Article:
My principles and ideology won’t change just because I am in the government. As an MP, I have spoken several times what is to be done and what is the expectation of the people in border areas. The issue related to China is very sensitive. It is not only our neighbour but a very powerful country and a world economic power. Our PM has already spelt out that we don’t believe in expansion but at the same time, we will not compromise on national interest. In dealing with China two important things come to my mind. One, incursions committed by the Chinese Army in the border areas from Arunachal Pradesh to Ladakh. The other is the issue of stapled visa that China has been issuing to Arunachalis. These are the two irritants in our relations and have led to cancellation of many of our visits. When we meet Chinese officials next time, I will give inputs as a minister to the MEA and Prime Minister. I am hopeful that our Chinese counterparts will respond positively to our desire to maintain peaceful coexistence. I believe the stapled visa issue will be settled very soon.  

So with China, the BJP will deal more firmly than the Congress-led UPA government did?
Definitely, forceful in a sense that we will try to prevent occurrences of such incidents. After an ‘incident’, always comes a crisis. To avoid a crisis, you need to generate confidence between two countries as well as strengthen our position at the ground level. 

A major problem with the border area people is that they do not have good infrastructure, which is resulting in migration and thinning of our population. How do you intend to deal with this issue?
This is primarily because of lack of policy and planning. For instance, we should have had advance landing airstrips in border areas but little work was been done on this front. Incursions can be taken care of if infrastructure is in place and help local people stay there without facing hardship.

How do you view Modi’s meeting with Pakistan counterpart Nawaz Sharif?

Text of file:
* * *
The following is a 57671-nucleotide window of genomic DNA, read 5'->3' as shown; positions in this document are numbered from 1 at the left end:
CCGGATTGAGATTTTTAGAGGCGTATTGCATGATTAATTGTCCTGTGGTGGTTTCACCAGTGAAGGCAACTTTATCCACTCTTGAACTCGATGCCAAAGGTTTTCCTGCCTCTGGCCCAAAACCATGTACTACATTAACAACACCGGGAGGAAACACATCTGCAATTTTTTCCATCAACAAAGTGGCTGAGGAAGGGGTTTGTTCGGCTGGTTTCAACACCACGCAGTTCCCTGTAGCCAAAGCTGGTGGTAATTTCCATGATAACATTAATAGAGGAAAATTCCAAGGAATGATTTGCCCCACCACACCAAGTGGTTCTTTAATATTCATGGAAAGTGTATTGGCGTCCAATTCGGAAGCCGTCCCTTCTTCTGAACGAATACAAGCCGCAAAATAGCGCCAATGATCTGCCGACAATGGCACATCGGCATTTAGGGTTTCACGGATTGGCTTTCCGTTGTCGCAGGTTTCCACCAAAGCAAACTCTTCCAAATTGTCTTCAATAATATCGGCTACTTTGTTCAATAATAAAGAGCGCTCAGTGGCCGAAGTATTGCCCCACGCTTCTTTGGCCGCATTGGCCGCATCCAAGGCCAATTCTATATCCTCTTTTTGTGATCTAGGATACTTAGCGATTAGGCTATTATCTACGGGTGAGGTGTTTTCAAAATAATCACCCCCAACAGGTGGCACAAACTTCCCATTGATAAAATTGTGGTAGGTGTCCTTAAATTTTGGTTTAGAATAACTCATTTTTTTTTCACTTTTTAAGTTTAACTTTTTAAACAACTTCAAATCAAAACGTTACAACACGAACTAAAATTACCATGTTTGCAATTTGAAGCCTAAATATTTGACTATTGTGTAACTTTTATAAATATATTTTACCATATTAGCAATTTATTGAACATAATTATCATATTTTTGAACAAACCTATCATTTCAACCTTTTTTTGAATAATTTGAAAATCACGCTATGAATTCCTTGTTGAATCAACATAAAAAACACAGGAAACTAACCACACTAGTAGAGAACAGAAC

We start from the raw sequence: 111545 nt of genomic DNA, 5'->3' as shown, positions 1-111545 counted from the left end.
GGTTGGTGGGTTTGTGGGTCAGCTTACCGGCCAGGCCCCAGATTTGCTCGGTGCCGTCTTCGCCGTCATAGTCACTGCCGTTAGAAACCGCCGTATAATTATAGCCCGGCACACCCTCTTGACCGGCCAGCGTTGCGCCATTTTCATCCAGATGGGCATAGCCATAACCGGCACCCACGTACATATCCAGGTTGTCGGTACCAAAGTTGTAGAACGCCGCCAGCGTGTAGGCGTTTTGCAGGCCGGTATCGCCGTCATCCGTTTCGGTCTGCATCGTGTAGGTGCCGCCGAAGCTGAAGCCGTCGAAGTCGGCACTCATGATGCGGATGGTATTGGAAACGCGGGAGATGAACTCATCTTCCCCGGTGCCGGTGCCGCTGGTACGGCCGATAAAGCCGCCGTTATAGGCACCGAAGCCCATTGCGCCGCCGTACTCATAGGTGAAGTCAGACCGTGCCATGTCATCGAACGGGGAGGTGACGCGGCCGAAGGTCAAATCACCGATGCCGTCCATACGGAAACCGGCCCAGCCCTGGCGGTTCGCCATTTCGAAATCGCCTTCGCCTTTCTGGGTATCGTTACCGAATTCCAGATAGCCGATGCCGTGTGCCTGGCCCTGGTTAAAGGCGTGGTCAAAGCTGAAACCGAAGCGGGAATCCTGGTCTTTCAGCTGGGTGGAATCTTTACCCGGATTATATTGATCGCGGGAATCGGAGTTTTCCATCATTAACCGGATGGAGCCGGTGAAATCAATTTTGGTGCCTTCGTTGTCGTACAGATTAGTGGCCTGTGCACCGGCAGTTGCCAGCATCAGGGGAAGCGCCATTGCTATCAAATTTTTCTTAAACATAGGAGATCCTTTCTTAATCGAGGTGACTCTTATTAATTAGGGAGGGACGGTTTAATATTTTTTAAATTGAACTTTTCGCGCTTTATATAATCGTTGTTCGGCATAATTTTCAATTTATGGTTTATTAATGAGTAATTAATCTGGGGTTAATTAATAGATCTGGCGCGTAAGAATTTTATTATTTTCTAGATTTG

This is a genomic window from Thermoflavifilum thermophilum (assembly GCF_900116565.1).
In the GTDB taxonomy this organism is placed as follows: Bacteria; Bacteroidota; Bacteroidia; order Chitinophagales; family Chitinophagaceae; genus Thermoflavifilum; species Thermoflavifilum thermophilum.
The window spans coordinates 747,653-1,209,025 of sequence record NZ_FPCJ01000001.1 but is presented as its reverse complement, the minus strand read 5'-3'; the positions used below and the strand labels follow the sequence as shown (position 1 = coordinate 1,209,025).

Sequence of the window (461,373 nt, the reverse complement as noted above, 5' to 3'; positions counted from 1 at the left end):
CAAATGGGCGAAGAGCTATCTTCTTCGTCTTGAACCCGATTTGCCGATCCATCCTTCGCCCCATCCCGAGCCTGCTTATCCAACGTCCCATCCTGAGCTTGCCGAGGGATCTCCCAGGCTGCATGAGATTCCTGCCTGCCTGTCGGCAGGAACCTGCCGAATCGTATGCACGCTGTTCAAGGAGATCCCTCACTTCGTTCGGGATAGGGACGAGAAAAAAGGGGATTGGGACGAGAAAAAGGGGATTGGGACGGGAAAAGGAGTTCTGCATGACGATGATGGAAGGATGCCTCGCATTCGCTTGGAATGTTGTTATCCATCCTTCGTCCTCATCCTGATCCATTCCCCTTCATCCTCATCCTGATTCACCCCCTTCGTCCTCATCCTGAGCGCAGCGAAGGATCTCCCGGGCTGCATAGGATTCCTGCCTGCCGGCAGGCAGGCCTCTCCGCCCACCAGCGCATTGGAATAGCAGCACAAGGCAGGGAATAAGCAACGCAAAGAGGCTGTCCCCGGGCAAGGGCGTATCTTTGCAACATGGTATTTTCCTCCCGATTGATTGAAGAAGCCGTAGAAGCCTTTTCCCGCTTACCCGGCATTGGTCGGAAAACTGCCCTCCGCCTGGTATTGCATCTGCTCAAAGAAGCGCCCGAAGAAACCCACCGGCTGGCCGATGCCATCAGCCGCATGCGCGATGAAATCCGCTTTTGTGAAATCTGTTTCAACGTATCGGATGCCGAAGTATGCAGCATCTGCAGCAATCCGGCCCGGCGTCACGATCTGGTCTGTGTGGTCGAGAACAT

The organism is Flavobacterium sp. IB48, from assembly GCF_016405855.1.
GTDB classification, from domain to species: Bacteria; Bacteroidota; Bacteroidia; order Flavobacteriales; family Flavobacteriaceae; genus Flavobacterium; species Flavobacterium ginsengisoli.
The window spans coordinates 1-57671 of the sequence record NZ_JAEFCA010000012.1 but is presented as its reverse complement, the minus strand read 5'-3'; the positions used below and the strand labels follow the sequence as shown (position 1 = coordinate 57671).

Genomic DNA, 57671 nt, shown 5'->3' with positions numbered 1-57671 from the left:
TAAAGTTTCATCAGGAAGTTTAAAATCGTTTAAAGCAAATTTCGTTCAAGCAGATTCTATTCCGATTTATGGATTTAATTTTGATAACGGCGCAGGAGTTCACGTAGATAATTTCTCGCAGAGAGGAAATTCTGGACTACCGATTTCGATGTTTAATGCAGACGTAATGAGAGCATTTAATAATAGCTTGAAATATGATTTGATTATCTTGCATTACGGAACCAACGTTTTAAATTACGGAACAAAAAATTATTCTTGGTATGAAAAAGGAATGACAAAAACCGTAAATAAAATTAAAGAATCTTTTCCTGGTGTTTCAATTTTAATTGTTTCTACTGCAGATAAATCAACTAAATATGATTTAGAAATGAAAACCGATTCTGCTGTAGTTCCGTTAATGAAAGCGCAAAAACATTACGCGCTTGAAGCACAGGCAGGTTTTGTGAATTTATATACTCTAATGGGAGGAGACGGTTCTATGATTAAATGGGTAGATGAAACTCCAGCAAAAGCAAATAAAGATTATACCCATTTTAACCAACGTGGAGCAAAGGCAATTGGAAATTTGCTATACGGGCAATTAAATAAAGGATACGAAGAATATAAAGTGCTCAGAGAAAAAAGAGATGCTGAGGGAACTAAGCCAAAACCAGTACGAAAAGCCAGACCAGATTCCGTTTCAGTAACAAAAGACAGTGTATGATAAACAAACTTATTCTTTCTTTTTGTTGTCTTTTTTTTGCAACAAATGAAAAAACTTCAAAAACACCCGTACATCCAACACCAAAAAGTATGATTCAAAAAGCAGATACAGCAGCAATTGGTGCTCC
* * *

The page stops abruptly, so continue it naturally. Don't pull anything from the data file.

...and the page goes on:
The career of a new government should start on a positive note. This kind of meeting was more of a courtesy meeting, not expected to be a detailed one. Being the largest country in the SAARC region, India took the initiative and it was a great political statement by Modi that India wants to take the lead here. A big message has gone out to the world.

But will the government soon talk about the basic issues of terrorism with Pakistan?
Serious issues have been raised with Pakistan and the Pakistan premier has also assured of taking concrete steps. So this is a solid beginning to a very complicated issue. I think it too early to judge anything but things seem to be moving in the right direction.  

Delhi has been witnessing a grave problem of assimilation of people of north-eastern states. How can this be set straight?
It is a national problem. If the country has to progress, then we have to co-exist otherwise the nation cannot move forward. People blame it on government apparatus, the police, etc. It is actually a problem of the mindset. This issue is beyond governance. The need is to continuously sensitise people on a large scale to make people liberal and open towards each other. On the administrative end, the need is to provide better policing, help centres and transit camps. As a minister, I will now have the first hand information of these issues and will try to resolve them by providing lasting solutions.